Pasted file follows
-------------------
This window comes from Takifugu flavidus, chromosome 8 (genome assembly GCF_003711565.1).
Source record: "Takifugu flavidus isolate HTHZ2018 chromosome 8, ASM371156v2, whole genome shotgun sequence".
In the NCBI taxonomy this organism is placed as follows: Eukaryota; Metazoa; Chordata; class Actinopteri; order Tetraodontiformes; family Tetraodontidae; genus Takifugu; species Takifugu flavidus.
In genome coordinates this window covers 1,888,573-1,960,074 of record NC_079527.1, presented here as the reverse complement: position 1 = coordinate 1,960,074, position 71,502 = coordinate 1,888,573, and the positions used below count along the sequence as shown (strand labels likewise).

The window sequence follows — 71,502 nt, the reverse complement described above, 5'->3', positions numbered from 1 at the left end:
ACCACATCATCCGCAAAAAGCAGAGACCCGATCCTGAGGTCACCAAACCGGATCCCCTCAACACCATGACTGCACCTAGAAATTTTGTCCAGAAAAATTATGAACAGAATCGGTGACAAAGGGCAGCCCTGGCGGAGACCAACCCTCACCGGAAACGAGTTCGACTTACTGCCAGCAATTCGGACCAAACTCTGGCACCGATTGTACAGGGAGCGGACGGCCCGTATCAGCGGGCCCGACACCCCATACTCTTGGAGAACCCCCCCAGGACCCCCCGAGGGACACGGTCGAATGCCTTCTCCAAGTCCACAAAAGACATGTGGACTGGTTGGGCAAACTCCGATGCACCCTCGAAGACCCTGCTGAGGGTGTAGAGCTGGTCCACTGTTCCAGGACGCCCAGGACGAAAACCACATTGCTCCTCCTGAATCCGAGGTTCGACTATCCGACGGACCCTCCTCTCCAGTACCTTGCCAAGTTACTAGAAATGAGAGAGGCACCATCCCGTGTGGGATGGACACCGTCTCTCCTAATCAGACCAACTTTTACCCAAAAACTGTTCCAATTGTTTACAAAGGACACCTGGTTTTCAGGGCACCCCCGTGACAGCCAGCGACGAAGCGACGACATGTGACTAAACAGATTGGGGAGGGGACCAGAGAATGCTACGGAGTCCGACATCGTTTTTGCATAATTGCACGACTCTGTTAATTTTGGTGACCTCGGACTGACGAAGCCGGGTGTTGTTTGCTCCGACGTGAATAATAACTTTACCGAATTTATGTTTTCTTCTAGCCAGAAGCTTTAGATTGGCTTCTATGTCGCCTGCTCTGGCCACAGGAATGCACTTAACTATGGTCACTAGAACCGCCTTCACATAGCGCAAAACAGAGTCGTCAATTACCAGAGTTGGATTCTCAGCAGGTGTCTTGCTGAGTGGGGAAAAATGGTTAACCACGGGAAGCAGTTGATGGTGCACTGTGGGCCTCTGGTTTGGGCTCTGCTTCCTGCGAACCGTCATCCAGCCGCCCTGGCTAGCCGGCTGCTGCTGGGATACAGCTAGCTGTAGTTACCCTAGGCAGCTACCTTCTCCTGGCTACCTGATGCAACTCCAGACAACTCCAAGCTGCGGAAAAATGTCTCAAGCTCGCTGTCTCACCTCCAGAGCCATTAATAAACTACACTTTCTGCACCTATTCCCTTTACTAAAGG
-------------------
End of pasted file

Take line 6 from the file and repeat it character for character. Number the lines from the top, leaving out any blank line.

ACCACATCATCCGCAAAAAGCAGAGACCCGATCCTGAGGTCACCAAACCGGATCCCCTCAACACCATGACTGCACCTAGAAATTTTGTCCAGAAAAATTATGAACAGAATCGGTGACAAAGGGCAGCCCTGGCGGAGACCAACCCTCACCGGAAACGAGTTCGACTTACTGCCAGCAATTCGGACCAAACTCTGGCACCGATTGTACAGGGAGCGGACGGCCCGTATCAGCGGGCCCGACACCCCATACTCTTGGAGAACCCCCCCAGGACCCCCCGAGGGACACGGTCGAATGCCTTCTCCAAGTCCACAAAAGACATGTGGACTGGTTGGGCAAACTCCGATGCACCCTCGAAGACCCTGCTGAGGGTGTAGAGCTGGTCCACTGTTCCAGGACGCCCAGGACGAAAACCACATTGCTCCTCCTGAATCCGAGGTTCGACTATCCGACGGACCCTCCTCTCCAGTACCTTGCCAAGTTACTAGAAATGAGAGAGGCACCATCCCGTGTGGGATGGACACCGTCTCTCCTAATCAGACCAACTTTTACCCAAAAACTGTTCCAATTGTTTACAAAGGACACCTGGTTTTCAGGGCACCCCCGTGACAGCCAGCGACGAAGCGACGACATGTGACTAAACAGATTGGGGAGGGGACCAGAGAATGCTACGGAGTCCGACATCGTTTTTGCATAATTGCACGACTCTGTTAATTTTGGTGACCTCGGACTGACGAAGCCGGGTGTTGTTTGCTCCGACGTGAATAATAACTTTACCGAATTTATGTTTTCTTCTAGCCAGAAGCTTTAGATTGGCTTCTATGTCGCCTGCTCTGGCCACAGGAATGCACTTAACTATGGTCACTAGAACCGCCTTCACATAGCGCAAAACAGAGTCGTCAATTACCAGAGTTGGATTCTCAGCAGGTGTCTTGCTGAGTGGGGAAAAATGGTTAACCACGGGAAGCAGTTGATGGTGCACTGTGGGCCTCTGGTTTGGGCTCTGCTTCCTGCGAACCGTCATCCAGCCGCCCTGGCTAGCCGGCTGCTGCTGGGATACAGCTAGCTGTAGTTACCCTAGGCAGCTACCTTCTCCTGGCTACCTGATGCAACTCCAGACAACTCCAAGCTGCGGAAAAATGTCTCAAGCTCGCTGTCTCACCTCCAGAGCCATTAATAAACTACACTTTCTGCACCTATTCCCTTTACTAAAGG